A Small Minimalist Garden - Part Three
The nature of the style of design, it’s simplicity and lack of planting coupled with drainage issues related to floor levels and type of flagstones needed to match with the interior meant that layout and construction methods had to considered meticulously. When I plan a layout I generally specify features such as terraces to be multiples of the unit size of the paving , this makes their construction easier and has a better aesthetic. On this project the sandstone flags were for interior and external use and were only 18mm thick, this meant that no cuts could be used as the flagstone and little ‘self weight’ and would break away if used. This level of accuracy is fine on the computer but on site it meant that the setting out had to be extremely accurate. As the rill and drainage had to be installed prior to the surface these had to be set out at exact paving intervals. Drainage on this large terrace had to be concealed. Usually a channel drain with a galvanised steel grid is used but as this garden was so minimalist, this would have stood out as the main feature. My solution was to lay the channel so it was below a joint in the paving and then leave this joint unfilled. This created an invisible drainage channel. Even though the paving fell away from the house thresholds, as the paving was at floor level a similar drainage solution was used to safe guard the interior. Where abutting masonry, to prevent breach of damp proof the paving was finished 150mm from the base of the building and a grey granite gravel splash trap installed.
A Small Minimalist Garden - Part Two
As the paving and walling were completed then design details such as the lighting, aluminium raised beds water spouts and bespoke fencing could be installed. Aluminium bottomless raised beds were manufactured by Win-born Products and secured in the planting areas. These were then filled and planted with three Amelanchier lamarkii. A slate mulch and a stainless steel uplighter completed each bed. During the first phase of the build armoured cable and ducting for the lighting and water pumps was installed, equivalent to a ‘first fix’ on a house build. These feeds were connected to remote controlled switching unit and low voltage feeds taken to each light. The system was then connected to the house supply and checked and certified under Part P of Building Regulations. A cedar batten fence was constructed on site to face the existing fence and all rendered walls painted in shades of grey. Finally the garden was planted, the water commissioned and after five consecutive weeks on the site the garden was completed. The completed photographs here and in the portfolio section belie the amount of skilled landscaping that went into the successful implementation of this scheme.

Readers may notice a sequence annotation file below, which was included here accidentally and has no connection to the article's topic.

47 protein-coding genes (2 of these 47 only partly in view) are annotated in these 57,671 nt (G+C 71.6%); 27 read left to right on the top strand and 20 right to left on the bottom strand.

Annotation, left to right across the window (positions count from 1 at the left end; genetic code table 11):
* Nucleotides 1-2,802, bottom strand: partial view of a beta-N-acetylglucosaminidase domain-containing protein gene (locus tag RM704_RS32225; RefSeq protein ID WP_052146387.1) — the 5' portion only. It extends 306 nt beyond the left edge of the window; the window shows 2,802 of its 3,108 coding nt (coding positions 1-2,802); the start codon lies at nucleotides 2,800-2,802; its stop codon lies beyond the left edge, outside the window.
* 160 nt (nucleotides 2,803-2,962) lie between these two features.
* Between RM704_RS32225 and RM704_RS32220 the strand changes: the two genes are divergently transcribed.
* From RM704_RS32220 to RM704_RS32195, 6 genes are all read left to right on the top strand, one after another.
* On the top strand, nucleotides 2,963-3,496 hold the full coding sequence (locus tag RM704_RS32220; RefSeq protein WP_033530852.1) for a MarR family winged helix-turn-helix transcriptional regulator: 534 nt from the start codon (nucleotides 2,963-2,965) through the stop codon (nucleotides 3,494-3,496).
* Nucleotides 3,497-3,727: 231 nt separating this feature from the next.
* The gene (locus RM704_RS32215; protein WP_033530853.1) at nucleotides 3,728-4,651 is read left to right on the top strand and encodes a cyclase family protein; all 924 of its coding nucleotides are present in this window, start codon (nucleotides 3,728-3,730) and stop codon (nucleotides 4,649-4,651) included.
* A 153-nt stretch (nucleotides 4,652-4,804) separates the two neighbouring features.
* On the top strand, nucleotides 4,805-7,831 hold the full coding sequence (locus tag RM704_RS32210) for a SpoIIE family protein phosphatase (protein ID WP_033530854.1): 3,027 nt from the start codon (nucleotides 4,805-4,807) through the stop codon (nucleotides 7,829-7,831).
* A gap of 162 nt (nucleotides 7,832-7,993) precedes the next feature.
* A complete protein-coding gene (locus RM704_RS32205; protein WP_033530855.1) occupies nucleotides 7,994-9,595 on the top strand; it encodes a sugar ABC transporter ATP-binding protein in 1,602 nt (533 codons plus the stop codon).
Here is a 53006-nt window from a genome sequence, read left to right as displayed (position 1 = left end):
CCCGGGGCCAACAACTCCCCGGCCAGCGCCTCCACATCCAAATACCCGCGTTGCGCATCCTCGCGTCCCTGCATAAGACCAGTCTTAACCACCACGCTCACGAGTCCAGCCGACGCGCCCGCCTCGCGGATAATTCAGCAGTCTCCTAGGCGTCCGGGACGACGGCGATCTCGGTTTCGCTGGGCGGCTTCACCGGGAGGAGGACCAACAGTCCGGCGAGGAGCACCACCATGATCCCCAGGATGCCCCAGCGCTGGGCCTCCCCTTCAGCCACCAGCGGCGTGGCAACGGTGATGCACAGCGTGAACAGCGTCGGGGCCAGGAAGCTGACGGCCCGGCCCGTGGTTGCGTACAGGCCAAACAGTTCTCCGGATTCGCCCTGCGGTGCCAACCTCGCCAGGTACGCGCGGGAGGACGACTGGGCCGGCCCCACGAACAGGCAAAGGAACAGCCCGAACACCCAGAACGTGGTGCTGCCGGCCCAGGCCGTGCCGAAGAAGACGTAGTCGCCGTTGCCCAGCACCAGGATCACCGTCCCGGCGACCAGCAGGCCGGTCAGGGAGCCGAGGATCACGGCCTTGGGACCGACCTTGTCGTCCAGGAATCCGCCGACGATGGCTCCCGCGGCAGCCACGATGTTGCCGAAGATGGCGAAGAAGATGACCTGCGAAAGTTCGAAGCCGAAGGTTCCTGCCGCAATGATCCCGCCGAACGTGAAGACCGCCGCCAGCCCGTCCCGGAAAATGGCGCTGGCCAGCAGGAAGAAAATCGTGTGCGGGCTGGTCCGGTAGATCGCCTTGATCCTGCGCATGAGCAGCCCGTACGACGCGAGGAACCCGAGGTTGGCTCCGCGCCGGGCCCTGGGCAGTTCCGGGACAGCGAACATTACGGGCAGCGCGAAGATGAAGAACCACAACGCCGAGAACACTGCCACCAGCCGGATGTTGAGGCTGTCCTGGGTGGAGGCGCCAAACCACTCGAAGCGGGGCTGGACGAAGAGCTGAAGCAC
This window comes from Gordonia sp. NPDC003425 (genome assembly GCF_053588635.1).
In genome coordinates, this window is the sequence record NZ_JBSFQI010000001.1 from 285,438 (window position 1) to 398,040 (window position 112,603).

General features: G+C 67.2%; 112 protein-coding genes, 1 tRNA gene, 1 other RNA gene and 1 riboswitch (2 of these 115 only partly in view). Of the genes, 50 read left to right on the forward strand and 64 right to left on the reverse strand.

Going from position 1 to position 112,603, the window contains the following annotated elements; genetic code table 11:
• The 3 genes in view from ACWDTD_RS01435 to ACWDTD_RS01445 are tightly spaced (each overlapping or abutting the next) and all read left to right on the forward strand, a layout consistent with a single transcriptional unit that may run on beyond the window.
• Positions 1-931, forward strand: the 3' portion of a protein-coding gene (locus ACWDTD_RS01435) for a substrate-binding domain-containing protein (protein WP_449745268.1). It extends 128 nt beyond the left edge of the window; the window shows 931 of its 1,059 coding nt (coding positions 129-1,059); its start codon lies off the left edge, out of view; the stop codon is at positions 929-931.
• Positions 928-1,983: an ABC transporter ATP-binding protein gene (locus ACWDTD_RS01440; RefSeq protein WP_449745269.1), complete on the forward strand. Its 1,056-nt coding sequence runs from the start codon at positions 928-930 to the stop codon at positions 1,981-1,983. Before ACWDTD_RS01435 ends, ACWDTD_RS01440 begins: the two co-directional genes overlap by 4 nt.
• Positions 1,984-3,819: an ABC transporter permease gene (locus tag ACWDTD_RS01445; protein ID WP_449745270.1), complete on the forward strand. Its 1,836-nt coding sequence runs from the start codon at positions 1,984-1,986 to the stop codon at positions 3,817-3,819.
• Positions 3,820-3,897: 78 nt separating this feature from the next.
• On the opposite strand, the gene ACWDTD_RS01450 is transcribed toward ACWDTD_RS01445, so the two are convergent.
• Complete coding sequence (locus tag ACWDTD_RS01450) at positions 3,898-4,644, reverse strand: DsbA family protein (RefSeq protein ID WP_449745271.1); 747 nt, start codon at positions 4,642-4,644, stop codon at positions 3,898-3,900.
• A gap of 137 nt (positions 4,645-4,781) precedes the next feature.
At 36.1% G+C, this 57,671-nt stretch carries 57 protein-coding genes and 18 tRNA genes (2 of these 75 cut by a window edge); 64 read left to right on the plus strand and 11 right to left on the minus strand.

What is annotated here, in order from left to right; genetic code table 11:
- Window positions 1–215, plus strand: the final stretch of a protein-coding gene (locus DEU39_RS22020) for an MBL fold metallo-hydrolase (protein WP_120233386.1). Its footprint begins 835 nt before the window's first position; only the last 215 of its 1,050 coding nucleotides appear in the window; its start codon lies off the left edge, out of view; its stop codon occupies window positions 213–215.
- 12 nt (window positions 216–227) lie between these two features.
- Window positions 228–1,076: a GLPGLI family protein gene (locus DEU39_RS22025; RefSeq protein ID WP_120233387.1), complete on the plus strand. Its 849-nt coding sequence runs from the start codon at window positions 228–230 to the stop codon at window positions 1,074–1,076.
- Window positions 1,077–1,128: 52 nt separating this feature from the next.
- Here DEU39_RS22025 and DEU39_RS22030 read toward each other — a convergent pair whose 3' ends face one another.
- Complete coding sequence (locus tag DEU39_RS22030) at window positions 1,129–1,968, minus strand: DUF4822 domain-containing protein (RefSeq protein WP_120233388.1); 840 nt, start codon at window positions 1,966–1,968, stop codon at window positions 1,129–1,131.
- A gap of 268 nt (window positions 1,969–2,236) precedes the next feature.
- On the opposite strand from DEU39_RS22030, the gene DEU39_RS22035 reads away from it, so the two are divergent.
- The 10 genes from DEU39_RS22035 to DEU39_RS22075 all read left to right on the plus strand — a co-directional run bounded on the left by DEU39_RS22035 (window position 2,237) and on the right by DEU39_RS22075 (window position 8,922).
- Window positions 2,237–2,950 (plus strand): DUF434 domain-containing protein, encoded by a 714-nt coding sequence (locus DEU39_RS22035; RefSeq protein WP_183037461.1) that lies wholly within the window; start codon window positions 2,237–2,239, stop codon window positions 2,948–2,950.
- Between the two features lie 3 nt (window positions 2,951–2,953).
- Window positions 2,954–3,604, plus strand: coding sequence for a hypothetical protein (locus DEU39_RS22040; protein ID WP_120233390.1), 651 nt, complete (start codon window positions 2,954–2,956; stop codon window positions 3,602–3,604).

A Small Minimalist Garden - Part One
In 2010, I completed a minimalist garden design in Harston, Cambridge. This garden is featured in the portfolio section of my website and was featured in the Garden Design Journal magazine, much to the excitement of the owners! The simplicity and austerity of this small garden, shown in the completed images belies the difficulty of the design and build of this garden. The clients were very organised and had compiled a file of images and style of garden they admired, so I knew that the design would be simple and minimalist. After struggling to survey around building materials, trenches and machinery and hampered by the obligatory rain shower, I set to work on the design. The resulting design was simple in its conception, a large terrace at interior floor level and of similar material, spilled out seamlessly through the sliding glass doors. This was separated from a line of three Amelanchier trees by a one metre wide rill running almost the width of the garden. The rill was positioned for internal division and to cast reflection onto the interior ceiling. The austerity of the scheme was enhanced by the use of shades of grey on paving, rendered boundary wall and raised beds. Similarly, the planting palette used only a shubby honeysuckle, to be clipped into cloud forms, yew hedge and a small prostrate silver Hebe pinguifolia . From the moment the garden was approved by the clients, I knew this would be a special garden. It now, just needed to be built.
Garden Designer in Cambridge
This summer has highlighted the diverse work of a garden designer in Cambridge. The geographic location, nature of a country city and relative proximity to London, mean that potential projects range from tiny central city courtyards, new build medium gardens, roof terraces on the apartment blocks springing up in every brownfield site and occasional large country estates. This summer has reflected exactly that. Within the space of a few months I have worked on all of the above! Completing a tiny terraced house garden in Newnham, Cambridge, we moved to a new build in Cambourne building contemporary front and rear gardens. After dealing with numerous planning restrictions and issues (another skill required by a garden designer!) we completed this project moving to Canary Wharf to build a roof terrace for a penthouse overlooking the O2. Then back to Cambridge to complete the last phase of large country house garden in Bury St Edmunds. And the cycle continues.... I am now designing a family garden for a village new build, a long terraced garden in central Cambridge....and so on! But what type of project do I prefer? The honest answer is, I enjoy working on all of them. This may seem like a pitch to secure work! But all projects large and small, cutting edge or traditional, have the same design challenges and the same satisfactions. Whatever the project, taking something that’s out-dated, non existent or simply not very good and making it fabulous remains the main reason I enjoy working as a garden designer.